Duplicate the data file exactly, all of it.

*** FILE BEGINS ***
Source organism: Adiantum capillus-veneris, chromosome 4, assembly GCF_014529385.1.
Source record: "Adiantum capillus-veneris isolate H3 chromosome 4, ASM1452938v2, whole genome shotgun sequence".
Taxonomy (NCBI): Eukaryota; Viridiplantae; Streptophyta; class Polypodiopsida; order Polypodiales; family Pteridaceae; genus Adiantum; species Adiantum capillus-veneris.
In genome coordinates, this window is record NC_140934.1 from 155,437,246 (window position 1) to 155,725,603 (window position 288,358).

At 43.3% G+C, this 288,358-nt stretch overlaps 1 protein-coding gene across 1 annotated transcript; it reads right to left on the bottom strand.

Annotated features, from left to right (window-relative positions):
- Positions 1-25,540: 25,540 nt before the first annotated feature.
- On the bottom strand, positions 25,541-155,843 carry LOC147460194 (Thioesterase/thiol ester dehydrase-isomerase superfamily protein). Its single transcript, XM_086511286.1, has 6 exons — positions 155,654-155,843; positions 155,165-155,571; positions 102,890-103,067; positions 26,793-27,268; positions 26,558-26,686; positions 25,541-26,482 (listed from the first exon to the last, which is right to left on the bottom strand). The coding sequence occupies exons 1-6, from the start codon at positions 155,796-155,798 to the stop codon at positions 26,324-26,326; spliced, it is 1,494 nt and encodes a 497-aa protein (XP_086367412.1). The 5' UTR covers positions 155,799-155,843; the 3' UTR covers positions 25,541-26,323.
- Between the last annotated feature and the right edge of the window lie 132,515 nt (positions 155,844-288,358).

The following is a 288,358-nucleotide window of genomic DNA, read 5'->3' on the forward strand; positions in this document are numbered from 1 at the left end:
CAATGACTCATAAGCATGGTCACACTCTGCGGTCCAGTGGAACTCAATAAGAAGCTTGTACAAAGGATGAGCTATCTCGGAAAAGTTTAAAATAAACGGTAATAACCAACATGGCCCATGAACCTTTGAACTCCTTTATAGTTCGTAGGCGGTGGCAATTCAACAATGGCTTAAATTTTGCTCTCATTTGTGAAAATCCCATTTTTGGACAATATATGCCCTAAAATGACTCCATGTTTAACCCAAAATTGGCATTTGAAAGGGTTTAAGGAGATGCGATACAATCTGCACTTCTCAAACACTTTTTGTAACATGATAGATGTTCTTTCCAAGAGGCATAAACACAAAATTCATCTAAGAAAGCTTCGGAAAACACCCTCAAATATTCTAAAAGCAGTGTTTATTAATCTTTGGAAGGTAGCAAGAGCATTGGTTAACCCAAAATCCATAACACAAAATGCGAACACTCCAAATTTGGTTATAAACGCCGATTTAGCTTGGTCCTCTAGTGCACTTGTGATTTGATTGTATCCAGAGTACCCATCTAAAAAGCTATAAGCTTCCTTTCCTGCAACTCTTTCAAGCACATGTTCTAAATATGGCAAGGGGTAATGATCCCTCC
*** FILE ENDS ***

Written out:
Source organism: Adiantum capillus-veneris, chromosome 4, assembly GCF_014529385.1.
Source record: "Adiantum capillus-veneris isolate H3 chromosome 4, ASM1452938v2, whole genome shotgun sequence".
Taxonomy (NCBI): Eukaryota; Viridiplantae; Streptophyta; class Polypodiopsida; order Polypodiales; family Pteridaceae; genus Adiantum; species Adiantum capillus-veneris.
In genome coordinates, this window is record NC_140934.1 from 155,437,246 (window position 1) to 155,725,603 (window position 288,358).

At 43.3% G+C, this 288,358-nt stretch overlaps 1 protein-coding gene across 1 annotated transcript; it reads right to left on the bottom strand.

Annotated features, from left to right (window-relative positions):
- Positions 1-25,540: 25,540 nt before the first annotated feature.
- On the bottom strand, positions 25,541-155,843 carry LOC147460194 (Thioesterase/thiol ester dehydrase-isomerase superfamily protein). Its single transcript, XM_086511286.1, has 6 exons — positions 155,654-155,843; positions 155,165-155,571; positions 102,890-103,067; positions 26,793-27,268; positions 26,558-26,686; positions 25,541-26,482 (listed from the first exon to the last, which is right to left on the bottom strand). The coding sequence occupies exons 1-6, from the start codon at positions 155,796-155,798 to the stop codon at positions 26,324-26,326; spliced, it is 1,494 nt and encodes a 497-aa protein (XP_086367412.1). The 5' UTR covers positions 155,799-155,843; the 3' UTR covers positions 25,541-26,323.
- Between the last annotated feature and the right edge of the window lie 132,515 nt (positions 155,844-288,358).

The following is a 288,358-nucleotide window of genomic DNA, read 5'->3' on the forward strand; positions in this document are numbered from 1 at the left end:
CAATGACTCATAAGCATGGTCACACTCTGCGGTCCAGTGGAACTCAATAAGAAGCTTGTACAAAGGATGAGCTATCTCGGAAAAGTTTAAAATAAACGGTAATAACCAACATGGCCCATGAACCTTTGAACTCCTTTATAGTTCGTAGGCGGTGGCAATTCAACAATGGCTTAAATTTTGCTCTCATTTGTGAAAATCCCATTTTTGGACAATATATGCCCTAAAATGACTCCATGTTTAACCCAAAATTGGCATTTGAAAGGGTTTAAGGAGATGCGATACAATCTGCACTTCTCAAACACTTTTTGTAACATGATAGATGTTCTTTCCAAGAGGCATAAACACAAAATTCATCTAAGAAAGCTTCGGAAAACACCCTCAAATATTCTAAAAGCAGTGTTTATTAATCTTTGGAAGGTAGCAAGAGCATTGGTTAACCCAAAATCCATAACACAAAATGCGAACACTCCAAATTTGGTTATAAACGCCGATTTAGCTTGGTCCTCTAGTGCACTTGTGATTTGATTGTATCCAGAGTACCCATCTAAAAAGCTATAAGCTTCCTTTCCTGCAACTCTTTCAAGCACATGTTCTAAATATGGCAAGGGGTAATGATCCCTCC